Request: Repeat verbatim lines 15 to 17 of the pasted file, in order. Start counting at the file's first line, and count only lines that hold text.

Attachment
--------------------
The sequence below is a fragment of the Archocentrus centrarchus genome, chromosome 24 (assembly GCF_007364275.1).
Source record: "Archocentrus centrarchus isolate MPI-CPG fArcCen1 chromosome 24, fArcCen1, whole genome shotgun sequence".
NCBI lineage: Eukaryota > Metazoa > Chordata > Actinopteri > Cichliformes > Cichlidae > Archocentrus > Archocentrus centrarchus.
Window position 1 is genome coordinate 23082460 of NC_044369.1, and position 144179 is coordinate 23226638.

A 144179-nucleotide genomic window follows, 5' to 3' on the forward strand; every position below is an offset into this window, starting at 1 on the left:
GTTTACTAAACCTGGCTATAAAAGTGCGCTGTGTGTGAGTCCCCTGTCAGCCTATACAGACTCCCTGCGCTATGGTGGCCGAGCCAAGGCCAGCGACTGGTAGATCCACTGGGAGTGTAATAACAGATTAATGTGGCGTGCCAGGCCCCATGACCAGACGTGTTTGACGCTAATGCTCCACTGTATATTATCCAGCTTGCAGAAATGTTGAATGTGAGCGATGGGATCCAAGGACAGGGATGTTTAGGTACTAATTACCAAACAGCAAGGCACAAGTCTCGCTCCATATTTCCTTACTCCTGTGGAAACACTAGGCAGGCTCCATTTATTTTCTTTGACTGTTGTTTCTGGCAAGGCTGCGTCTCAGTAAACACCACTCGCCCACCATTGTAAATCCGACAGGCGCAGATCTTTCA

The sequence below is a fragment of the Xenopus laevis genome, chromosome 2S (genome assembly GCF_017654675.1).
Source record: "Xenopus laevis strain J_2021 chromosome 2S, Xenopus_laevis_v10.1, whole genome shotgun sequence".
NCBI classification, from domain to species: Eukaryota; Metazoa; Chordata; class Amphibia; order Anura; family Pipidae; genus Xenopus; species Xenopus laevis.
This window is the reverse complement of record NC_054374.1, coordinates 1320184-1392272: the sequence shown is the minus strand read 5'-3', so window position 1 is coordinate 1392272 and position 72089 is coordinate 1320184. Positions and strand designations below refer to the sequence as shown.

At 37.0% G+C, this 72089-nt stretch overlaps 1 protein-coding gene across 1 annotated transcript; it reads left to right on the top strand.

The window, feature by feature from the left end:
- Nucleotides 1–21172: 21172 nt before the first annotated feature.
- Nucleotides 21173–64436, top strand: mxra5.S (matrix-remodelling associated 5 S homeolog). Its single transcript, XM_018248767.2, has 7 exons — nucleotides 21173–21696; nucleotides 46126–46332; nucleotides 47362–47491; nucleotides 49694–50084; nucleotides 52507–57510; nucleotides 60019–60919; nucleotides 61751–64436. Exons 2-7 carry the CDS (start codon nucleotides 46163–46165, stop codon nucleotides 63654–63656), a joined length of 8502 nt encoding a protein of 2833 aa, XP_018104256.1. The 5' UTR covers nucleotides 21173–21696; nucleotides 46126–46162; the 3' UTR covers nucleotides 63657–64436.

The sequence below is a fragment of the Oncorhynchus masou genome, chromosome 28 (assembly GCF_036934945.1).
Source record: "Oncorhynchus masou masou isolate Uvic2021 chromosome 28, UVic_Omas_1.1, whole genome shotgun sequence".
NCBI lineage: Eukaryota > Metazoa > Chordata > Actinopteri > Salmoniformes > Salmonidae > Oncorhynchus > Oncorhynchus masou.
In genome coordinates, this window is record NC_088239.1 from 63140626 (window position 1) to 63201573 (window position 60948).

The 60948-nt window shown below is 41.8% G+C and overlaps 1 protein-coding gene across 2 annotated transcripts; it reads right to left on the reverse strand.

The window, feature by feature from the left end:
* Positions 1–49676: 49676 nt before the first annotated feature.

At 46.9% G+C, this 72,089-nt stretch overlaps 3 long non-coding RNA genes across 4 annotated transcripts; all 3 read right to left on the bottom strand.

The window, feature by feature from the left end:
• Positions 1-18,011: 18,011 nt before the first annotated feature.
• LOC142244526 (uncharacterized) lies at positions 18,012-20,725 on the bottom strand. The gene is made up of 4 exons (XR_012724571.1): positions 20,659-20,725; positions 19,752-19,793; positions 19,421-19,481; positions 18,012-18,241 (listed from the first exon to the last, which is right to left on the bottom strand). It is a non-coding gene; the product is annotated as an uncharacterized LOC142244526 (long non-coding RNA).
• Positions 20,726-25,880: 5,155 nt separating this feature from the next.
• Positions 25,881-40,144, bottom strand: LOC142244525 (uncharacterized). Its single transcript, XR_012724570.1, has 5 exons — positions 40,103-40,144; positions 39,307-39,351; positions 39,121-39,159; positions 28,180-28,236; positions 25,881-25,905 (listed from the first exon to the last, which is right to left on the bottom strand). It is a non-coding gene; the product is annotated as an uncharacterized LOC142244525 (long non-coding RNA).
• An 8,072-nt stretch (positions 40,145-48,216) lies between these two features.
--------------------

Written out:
The sequence below is a fragment of the Oncorhynchus masou genome, chromosome 28 (assembly GCF_036934945.1).
Source record: "Oncorhynchus masou masou isolate Uvic2021 chromosome 28, UVic_Omas_1.1, whole genome shotgun sequence".
NCBI lineage: Eukaryota > Metazoa > Chordata > Actinopteri > Salmoniformes > Salmonidae > Oncorhynchus > Oncorhynchus masou.